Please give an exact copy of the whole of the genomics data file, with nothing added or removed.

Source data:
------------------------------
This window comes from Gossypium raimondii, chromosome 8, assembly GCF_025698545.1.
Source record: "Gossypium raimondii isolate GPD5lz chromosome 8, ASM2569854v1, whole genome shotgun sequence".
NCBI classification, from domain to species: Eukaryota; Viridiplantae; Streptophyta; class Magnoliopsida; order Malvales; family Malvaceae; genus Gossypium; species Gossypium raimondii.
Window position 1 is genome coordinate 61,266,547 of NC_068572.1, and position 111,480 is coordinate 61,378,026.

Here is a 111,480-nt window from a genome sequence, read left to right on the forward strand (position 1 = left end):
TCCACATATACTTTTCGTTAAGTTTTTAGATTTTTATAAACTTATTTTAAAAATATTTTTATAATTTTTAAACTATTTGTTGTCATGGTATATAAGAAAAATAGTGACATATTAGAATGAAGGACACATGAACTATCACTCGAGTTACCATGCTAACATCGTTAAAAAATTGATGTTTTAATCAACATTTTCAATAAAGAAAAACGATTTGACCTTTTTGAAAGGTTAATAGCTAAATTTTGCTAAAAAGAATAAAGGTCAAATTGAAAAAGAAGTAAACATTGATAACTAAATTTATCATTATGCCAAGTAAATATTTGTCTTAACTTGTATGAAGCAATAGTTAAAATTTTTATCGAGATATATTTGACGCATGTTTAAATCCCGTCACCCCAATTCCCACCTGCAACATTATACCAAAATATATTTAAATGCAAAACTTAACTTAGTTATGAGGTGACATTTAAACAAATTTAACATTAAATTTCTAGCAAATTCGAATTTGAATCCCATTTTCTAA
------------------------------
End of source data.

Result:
This window comes from Gossypium raimondii, chromosome 8, assembly GCF_025698545.1.
Source record: "Gossypium raimondii isolate GPD5lz chromosome 8, ASM2569854v1, whole genome shotgun sequence".
NCBI classification, from domain to species: Eukaryota; Viridiplantae; Streptophyta; class Magnoliopsida; order Malvales; family Malvaceae; genus Gossypium; species Gossypium raimondii.
Window position 1 is genome coordinate 61,266,547 of NC_068572.1, and position 111,480 is coordinate 61,378,026.

Here is a 111,480-nt window from a genome sequence, read left to right on the forward strand (position 1 = left end):
TCCACATATACTTTTCGTTAAGTTTTTAGATTTTTATAAACTTATTTTAAAAATATTTTTATAATTTTTAAACTATTTGTTGTCATGGTATATAAGAAAAATAGTGACATATTAGAATGAAGGACACATGAACTATCACTCGAGTTACCATGCTAACATCGTTAAAAAATTGATGTTTTAATCAACATTTTCAATAAAGAAAAACGATTTGACCTTTTTGAAAGGTTAATAGCTAAATTTTGCTAAAAAGAATAAAGGTCAAATTGAAAAAGAAGTAAACATTGATAACTAAATTTATCATTATGCCAAGTAAATATTTGTCTTAACTTGTATGAAGCAATAGTTAAAATTTTTATCGAGATATATTTGACGCATGTTTAAATCCCGTCACCCCAATTCCCACCTGCAACATTATACCAAAATATATTTAAATGCAAAACTTAACTTAGTTATGAGGTGACATTTAAACAAATTTAACATTAAATTTCTAGCAAATTCGAATTTGAATCCCATTTTCTAA